Care must be taken to separate goods which may react with each other during storage and transport

example class 5 1 and class3
Example - Class 5.1 and Class3
  • Class 5.1 materials are oxidizing agents and react with many class 3 materials, sometimes vigorously causing fires.(e.g. Potassium Nitrate)
  • Class 3 materials are flammable liquids and are often used as fuels. (e.g. Ethanol)
  • It is this reactivity ( the chemical properties of the materials) that allows us to do chemistry, however it is the reason (incompatibility) we do not store and transport such materials in close proximity
hazardous substances
Hazardous Substances
  • Having the potential to harm human health
  • Hazardous Substances are subject to the controls of the Occupational Health and Safety Regulations 2007 Part 4.1 Hazardous Substances
example benzene
Example - Benzene
  • Benzene is a highly volatile solvent and chemical feedstock (reagent) for a number of polymers, especially styrene production
  • It is a class 3 dangerous good but is also a toxic material and a scheduled Carcinogen. It has a subsidiary class of 6.1
labelling
LABELLING

All containers of hazardous substances must be labelled with:

  • Product name
  • Name, address, phone no. of Australian manufacturer or importer
  • Ingredients, if applicable
  • HAZARDOUS or words that indicate the severity of the hazard, eg dangerous poison, warning, caution
labelling of decanted substances
Labelling of decanted substances
  • A container into which a hazardous substance is decanted must be labelled unless:
    • the substance is used immediately,
    • the container is cleaned or the contents rendered non-hazardous
  • The unlabelled container must not be left unattended
storage handling and use
STORAGE, HANDLING AND USE
  • See local OHSE requirements and AS/NZS 2243.10
  • Laboratories have load limits for Dangerous Goods set by Monash policy and these should be adhered to (e.g. 100L class 3 flammable liquid)
shelf life of chemicals
Shelf life of Chemicals
  • Chemicals have differing shelf lives; mixtures such as etchants and standard solutions should be dated, clearly labelled and disposed of in accordance with local safety rules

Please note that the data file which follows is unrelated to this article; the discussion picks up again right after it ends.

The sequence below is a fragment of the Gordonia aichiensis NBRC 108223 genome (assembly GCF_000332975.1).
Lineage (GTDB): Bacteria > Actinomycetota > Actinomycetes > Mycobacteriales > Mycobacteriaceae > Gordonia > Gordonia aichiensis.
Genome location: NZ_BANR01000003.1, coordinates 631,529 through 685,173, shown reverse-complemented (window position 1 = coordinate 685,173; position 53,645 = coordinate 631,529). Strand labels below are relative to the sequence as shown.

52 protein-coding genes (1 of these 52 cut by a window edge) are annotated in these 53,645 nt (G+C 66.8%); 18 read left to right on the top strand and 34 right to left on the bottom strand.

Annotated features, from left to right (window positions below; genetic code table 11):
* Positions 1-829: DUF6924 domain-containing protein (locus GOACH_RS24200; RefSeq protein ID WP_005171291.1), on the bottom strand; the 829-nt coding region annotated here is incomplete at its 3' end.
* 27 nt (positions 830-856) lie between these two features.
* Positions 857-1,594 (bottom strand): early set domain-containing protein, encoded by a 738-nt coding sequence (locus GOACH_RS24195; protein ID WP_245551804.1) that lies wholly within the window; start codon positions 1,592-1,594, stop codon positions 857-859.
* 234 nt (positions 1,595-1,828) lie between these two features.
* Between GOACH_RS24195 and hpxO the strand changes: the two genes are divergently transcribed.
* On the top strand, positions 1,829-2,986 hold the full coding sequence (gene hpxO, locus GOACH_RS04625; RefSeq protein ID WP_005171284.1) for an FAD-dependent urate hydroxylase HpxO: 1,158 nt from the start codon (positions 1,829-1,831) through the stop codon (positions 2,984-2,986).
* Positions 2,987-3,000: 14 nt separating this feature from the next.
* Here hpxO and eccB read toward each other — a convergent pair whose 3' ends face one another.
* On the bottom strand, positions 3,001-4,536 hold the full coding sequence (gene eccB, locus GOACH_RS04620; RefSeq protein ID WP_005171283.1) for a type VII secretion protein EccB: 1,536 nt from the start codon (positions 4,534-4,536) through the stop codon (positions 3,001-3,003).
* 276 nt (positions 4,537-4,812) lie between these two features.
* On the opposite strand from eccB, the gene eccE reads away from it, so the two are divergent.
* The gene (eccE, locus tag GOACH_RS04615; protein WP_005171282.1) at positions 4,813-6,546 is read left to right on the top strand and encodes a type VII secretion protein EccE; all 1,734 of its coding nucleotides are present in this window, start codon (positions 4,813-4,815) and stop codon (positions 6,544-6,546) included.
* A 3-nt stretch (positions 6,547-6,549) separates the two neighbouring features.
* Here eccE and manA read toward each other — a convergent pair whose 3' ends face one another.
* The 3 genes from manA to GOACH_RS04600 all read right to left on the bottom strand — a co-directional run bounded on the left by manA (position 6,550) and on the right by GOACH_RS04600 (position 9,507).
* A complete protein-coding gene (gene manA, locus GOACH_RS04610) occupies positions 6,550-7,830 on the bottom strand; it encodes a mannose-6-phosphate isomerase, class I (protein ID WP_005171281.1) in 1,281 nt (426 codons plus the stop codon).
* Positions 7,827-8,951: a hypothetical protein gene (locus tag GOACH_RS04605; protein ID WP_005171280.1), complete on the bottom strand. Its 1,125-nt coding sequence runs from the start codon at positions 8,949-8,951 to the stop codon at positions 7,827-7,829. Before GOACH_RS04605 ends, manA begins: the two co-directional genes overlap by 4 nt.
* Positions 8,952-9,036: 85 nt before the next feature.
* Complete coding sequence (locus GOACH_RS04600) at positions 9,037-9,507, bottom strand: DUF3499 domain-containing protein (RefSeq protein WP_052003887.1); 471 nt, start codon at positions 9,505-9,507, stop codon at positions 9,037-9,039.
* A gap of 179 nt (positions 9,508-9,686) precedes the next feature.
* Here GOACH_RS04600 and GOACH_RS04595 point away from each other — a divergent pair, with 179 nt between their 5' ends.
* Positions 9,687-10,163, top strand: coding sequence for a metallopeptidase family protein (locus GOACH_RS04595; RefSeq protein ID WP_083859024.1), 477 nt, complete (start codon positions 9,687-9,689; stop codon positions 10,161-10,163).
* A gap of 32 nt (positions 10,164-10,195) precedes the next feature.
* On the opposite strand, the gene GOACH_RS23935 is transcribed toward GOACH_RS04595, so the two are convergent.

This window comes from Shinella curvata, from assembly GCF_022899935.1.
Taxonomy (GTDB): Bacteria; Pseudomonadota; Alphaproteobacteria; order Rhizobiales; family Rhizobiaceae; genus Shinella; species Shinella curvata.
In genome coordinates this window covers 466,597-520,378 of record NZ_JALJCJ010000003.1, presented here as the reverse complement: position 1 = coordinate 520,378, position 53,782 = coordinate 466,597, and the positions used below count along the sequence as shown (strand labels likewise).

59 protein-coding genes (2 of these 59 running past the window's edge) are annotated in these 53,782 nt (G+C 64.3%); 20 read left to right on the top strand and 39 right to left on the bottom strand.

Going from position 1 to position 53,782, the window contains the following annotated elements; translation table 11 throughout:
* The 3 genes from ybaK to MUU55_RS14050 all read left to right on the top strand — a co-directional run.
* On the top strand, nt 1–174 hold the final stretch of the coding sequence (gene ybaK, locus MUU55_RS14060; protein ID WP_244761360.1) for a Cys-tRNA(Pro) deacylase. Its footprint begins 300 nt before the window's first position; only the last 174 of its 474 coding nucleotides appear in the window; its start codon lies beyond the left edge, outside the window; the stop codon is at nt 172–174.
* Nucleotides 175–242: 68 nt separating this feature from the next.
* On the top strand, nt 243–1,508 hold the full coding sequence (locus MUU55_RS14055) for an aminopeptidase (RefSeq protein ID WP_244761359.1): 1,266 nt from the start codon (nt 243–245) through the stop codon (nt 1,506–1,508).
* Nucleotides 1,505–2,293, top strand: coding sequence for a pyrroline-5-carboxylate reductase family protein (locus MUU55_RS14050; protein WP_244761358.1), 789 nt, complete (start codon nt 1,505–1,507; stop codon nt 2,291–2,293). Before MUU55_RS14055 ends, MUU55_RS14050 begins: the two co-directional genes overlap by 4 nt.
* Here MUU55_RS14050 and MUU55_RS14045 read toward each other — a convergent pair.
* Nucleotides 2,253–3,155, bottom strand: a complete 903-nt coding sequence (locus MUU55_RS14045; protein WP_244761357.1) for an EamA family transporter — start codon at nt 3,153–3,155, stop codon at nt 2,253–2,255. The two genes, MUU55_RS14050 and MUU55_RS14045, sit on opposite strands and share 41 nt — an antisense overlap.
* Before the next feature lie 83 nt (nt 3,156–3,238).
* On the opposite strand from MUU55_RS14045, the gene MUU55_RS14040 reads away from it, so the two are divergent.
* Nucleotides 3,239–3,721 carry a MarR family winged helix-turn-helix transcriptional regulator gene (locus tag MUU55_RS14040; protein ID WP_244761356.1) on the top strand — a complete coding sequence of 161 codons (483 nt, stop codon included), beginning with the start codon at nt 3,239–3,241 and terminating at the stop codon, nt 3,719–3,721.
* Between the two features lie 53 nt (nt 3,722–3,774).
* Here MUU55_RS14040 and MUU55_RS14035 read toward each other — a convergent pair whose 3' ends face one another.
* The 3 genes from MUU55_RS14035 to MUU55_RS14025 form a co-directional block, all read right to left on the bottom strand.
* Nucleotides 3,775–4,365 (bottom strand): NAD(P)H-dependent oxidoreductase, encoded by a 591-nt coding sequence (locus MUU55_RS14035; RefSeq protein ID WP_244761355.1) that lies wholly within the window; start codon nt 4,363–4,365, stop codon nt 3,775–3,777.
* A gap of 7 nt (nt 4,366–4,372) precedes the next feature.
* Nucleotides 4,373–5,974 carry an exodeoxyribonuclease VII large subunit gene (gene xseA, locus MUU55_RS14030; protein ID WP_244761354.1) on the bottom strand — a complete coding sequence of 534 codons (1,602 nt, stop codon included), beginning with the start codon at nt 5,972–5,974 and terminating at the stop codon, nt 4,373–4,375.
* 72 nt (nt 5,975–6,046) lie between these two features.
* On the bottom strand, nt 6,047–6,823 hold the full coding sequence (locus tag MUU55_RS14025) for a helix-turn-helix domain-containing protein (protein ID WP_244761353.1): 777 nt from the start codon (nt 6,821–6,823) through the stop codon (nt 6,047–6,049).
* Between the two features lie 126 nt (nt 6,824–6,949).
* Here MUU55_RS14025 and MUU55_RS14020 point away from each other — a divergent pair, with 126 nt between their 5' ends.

chemical containers
Chemical containers
  • The material the chemical is stored in can impact on it’s shelf life; plastic containers generally should be considered to have reduced integrity after say 3 years for solids
fumecupboards
FUMECUPBOARDS
  • A fume cupboard is a piece of laboratory equipment designed to protect the individual from exposure
  • It should be kept clean and well maintained and NOT used as a storage area
housekeeping
HOUSEKEEPING
  • Keep benches clean and tidy
  • Clean up after each stage of an operation and rinse apparatus containing harmful chemicals
  • Return all reagents, equipment and glassware not in use to their proper place in a clean condition
  • Clean up any spill immediately, using a suitable procedure for that substance
spill management
SPILL MANAGEMENT
  • Spill Response/Management depends on the material in question, it’s physical form and the relative amount
  • Again, the Risk Assessment should have considered this
  • Monash OHSE have provided all areas using chemicals with spill kits
chemical waste disposal
CHEMICAL WASTE DISPOSAL
  • Ensure all waste is placed in properlylabelled containers and that incompatible materials are not placed in these – there have been unfortunate incidents resulting from this!
  • Have waste removed from site regularly and count it as a Dangerous Good
environmental issues
Environmental Issues
  • Discharges to drain
  • Discharges to air
  • General waste
  • Reduce
  • Reuse
  • Recycle